Wednesday 20 October 2010

Archeologists aim to shed light on Sherwood Forest ancient monument

ARCHEOLOGISTS are bidding to shed light on one of Notts' most mysterious ancient monuments.

Three years ago the Forestry Commission revealed that the Friends of Thynghowe had found a Viking meeting place in the Birklands, part of Sherwood Forest, near Mansfield.

The earthen mound has now been listed on English Heritage's National Monument Record.

New studies have also found the name Thynghowe in an ancient Sherwood Forest book dated to around the 1200s.

But more research is needed to understand its mysterious story.

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Sunday 17 October 2010

Who Ate All the Pigs in Medieval Denmark?

It’s fair to assume that Valdemar the Conqueror, while ruling over Denmark in the early 1200s, ate like a king. But, what was the diet like for the peasants below him? The answer depends on where in Denmark the peasants called home.

Radford University anthropology professor Cassady Yoder researched the diets of peasants of medieval Denmark and found a significant difference in the foods consumed by those living in rural areas as opposed to city-dwelling peasants. Yoder’s research was published in the September issue of the Journal of Archaeological Science.

As part of her research, Yoder examined the diet of Dane peasants in Ribe, Denmark’s largest city during medieval times, the mid-sized city of Viborg and the population buried at a rural Cistercian monastery. Yoder found significant regional variation among the different sites. She says the city dwellers in Ribe and Viborg ate more protein rich foods such as meat from cows, pigs and fish.

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Tuesday 12 October 2010

Hungate dig to feature on Time Team

The Hungate excavation is the biggest ever archaeological dig in York city centre.

Highlights of the dig include uncovering part of a 1,700 year old Roman cemetery and learning more about Viking York.

The dig began in 2007 and is scheduled to take five years, at a cost of £3.3 million.

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Viking treasure discovered in North Yorkshire village

A VIKING treasure pendant, which has laid buried for more than 1,000 years, has been unearthed by an amateur archaeologist.

The silver pendant, known as Thor's Hammer, has been declared treasure at an inquest in Harrogate.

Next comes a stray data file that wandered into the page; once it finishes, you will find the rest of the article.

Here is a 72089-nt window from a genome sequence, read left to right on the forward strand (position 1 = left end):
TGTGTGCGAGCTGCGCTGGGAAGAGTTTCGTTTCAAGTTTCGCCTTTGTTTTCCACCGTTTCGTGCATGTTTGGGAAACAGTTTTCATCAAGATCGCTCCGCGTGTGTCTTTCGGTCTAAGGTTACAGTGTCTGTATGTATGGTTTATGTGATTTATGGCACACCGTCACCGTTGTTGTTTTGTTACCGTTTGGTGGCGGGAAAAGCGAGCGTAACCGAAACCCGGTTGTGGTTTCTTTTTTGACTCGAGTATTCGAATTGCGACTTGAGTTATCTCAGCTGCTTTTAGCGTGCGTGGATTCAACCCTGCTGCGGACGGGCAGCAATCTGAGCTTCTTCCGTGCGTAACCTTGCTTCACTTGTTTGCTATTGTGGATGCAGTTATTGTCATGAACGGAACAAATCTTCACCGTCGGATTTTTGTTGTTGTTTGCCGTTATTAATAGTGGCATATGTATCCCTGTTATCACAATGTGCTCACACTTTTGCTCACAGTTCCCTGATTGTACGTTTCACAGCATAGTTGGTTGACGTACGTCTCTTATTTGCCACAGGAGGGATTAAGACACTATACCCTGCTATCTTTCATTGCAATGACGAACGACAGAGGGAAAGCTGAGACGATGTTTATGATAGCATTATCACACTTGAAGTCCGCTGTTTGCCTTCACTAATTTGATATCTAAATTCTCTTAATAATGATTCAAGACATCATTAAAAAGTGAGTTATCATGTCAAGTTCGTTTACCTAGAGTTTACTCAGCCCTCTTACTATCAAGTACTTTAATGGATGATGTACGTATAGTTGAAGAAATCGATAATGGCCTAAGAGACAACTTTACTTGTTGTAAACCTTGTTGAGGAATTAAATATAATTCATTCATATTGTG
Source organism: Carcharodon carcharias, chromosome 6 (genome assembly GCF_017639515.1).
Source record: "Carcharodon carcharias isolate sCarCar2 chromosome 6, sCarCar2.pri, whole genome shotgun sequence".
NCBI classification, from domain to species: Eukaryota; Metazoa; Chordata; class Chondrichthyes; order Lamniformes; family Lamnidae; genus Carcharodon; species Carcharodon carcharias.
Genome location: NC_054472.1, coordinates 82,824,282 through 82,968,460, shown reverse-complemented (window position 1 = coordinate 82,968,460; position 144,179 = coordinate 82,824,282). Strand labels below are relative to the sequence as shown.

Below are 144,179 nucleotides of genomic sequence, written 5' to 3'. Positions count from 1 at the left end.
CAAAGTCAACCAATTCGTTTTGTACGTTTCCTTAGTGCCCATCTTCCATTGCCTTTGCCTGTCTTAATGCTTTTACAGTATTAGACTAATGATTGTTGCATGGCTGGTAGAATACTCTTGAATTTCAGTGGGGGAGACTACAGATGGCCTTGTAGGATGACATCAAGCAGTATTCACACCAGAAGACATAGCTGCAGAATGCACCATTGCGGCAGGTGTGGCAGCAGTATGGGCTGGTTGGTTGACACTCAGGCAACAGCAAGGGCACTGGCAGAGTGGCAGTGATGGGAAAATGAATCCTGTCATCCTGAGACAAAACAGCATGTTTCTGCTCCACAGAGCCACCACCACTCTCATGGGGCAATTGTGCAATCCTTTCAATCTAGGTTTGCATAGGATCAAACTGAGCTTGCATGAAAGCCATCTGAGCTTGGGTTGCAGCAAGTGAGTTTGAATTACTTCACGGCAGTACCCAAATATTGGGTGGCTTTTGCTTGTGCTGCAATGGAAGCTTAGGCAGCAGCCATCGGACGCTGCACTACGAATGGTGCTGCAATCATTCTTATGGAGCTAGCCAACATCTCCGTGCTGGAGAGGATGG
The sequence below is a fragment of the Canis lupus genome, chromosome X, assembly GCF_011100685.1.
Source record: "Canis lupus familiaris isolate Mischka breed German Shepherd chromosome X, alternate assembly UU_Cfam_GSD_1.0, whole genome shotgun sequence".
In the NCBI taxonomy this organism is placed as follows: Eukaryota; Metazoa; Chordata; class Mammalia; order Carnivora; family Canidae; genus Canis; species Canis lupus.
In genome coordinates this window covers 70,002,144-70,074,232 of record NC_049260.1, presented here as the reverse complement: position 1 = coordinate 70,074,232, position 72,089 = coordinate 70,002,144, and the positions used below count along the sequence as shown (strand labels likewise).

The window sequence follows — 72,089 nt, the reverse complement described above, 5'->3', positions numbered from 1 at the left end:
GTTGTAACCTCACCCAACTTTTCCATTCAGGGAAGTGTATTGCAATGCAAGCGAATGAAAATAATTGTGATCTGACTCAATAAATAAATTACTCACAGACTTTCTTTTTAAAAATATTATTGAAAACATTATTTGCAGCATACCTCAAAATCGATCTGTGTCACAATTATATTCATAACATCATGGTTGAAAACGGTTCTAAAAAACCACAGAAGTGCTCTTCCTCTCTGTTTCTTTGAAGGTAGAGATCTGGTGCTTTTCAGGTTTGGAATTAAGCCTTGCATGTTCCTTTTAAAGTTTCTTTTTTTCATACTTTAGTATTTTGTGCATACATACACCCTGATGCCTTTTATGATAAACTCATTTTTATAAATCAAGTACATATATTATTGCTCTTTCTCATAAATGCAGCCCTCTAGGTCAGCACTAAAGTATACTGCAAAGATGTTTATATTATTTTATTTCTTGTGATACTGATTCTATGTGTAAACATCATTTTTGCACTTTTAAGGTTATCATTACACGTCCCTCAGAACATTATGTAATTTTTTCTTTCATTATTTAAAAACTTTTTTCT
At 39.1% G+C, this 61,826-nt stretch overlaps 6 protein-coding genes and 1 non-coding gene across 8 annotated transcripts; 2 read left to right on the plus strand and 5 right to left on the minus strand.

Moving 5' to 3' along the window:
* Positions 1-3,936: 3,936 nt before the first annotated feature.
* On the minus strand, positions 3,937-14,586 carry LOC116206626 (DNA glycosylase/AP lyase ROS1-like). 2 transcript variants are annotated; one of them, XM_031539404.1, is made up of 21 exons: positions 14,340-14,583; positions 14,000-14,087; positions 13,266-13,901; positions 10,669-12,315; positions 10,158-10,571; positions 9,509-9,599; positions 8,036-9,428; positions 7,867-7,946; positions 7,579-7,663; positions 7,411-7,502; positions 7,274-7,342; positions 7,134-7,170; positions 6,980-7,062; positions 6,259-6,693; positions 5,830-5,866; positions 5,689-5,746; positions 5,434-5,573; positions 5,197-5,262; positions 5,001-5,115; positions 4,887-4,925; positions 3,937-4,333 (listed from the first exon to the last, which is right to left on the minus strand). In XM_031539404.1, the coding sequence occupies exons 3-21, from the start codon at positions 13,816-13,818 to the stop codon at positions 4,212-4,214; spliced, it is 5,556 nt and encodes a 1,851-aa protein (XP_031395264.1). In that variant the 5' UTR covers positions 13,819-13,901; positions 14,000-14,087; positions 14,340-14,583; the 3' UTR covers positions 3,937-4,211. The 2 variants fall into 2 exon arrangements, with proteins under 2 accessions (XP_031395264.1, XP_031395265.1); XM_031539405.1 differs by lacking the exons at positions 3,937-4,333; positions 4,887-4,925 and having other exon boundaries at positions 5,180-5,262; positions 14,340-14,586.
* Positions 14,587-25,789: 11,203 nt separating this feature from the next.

It had been found near Coprove in September last year, by metal detectorist Michael Smith, who, not knowing what it was, had dismissed it as worthless.

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Monday 11 October 2010

Weymouth's Vikings set for Time Team

THE Vikings are coming… on a Time Team special featuring war graves on the Weymouth relief road route.

The mass burial pit was unearthed in June, 2009 on the top of the Ridgeway with 50 decapitated skulls and the bodies strewn nearby.

The grim discovery will be included in a show called In The Real Vikings: A Time Team Special on Monday, October 11 at 8pm on Channel 4.

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'Mini-Pompeii' Found in Norway

Norwegian archaeologists have unearthed a Neolithic “mini Pompeii” at a campsite near the North Sea, they announced this week.

Discovered at Hamresanden, not far from Kristiansand’s airport at Kjevik in southern Norway, the settlement has remained undisturbed for 5,500 years, buried under three feet of sand.

“We expected to find an 'ordinary' Scandinavian Stone Age site, badly preserved and small. Instead, we discovered a unique site, buried under a thick sand layer,” lead archaeologist Lars Sundström, of the Museum of Cultural History at the University in Oslo, told Discovery News.

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Archaeologists find ‘mini-Pompeii’

The most well-preserved pottery from the Stone Age ever found in Norway has turned up in an unspoiled dwelling site not far from Kristiansand. The find is considered an archaeological sensation.

The discovery of a “sealed” Stone Age house site from 3500 BC has stirred great excitement among archaeologists from Norway’s Museum of Cultural History at the University in Oslo. The settlement site at Hamresanden, close to Kristiansand’s airport at Kjevik in Southern Norway, looks like it was covered by a sandstorm, possibly in the course of a few hours.

The catastrophe for the Stone Age occupants has given archaeologists an untouched “mini-Pompeii,” containing both whole and reparable pots.

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Monday 4 October 2010

New images may yield Viking ships

Archaeologists think they have found two more Viking ships buried in Vestfold County south of Oslo. The biggest may be 25 metres long, larger than any found so far.

This image, and another like it, may lead archaeologists to the discovery of more Viking ships buried south of Oslo. PHOTO: LBI ArchPro/NIKU

Road construction near the old Viking trading center at Kaupang has led to the discovery of two large ship silhouettes on ground radar pictures. The pictures have been made possible through a venture involving the Norwegian Institute for Cultural Heritage Research (Norsk institutt for kulturminneforskning, NIKU) and the Ludwig Boltzmann Institute for Archeological Prospection and Virtual Archeology.

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